British composer Ralph Vaughan Williams was encouraged from an early age to study music and learned the piano, violin, and viola while also expressing an early interest in composing. In 1897 he studied composition in Berlin and in 1908, in Paris. National pride led him to take an interest in the folk songs of England, and along with composers such as Gustav Holst and Percy Grainger, Vaughan Williams began transcribing English folk songs that he later used as the basis for many of his compositions.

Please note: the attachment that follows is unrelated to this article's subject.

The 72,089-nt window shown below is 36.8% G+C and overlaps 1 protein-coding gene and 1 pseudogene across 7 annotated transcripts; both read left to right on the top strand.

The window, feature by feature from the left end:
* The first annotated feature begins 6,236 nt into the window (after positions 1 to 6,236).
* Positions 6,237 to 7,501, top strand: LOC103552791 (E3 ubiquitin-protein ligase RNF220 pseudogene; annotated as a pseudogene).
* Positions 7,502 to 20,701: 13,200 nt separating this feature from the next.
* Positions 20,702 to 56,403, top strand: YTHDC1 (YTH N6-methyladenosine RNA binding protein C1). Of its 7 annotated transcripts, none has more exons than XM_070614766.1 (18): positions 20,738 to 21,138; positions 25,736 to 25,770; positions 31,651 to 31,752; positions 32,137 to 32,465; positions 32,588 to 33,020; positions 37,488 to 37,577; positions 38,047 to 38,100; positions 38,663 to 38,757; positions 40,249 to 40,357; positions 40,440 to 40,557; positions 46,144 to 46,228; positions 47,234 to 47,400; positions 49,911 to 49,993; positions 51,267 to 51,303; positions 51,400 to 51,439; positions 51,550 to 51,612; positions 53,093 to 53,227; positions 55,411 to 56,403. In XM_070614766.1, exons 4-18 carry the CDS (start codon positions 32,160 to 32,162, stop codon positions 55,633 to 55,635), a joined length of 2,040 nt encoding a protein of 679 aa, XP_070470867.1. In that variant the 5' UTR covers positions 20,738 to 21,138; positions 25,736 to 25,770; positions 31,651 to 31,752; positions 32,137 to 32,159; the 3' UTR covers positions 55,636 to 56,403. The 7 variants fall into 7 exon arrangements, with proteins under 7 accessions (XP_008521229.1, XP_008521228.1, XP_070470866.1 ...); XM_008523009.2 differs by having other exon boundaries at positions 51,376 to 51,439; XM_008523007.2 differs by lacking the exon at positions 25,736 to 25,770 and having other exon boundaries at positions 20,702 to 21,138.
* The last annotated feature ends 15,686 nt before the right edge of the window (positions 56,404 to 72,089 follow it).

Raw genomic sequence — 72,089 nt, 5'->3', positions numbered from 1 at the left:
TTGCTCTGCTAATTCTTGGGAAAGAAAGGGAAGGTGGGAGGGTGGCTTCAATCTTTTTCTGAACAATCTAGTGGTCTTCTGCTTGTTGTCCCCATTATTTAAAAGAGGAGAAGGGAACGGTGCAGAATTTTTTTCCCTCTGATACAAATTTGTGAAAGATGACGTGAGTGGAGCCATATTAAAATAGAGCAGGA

Sea Songs is a march medley composed by Ralph Vaughan Williams that was inspired by three popular shanty tunes - shanties being songs that were sung on ships to keep sailors entertained while they worked. The three shanty tunes in Williams’s composition being, Princess Royal, Admiral Benbow, and Portsmouth.
Characteristics of sea shanty music include repetition and ‘call-and-response’. Shanties were oftentimes sung out by a soloist and then the rest of the group would repeat it or sing the chorus. Listen for this “call-and-response” as an instrument plays a little melody and then a larger section repeats it. So, weigh anchor, put three sheets to the wind, and sail away with the sounds of Sea Songs.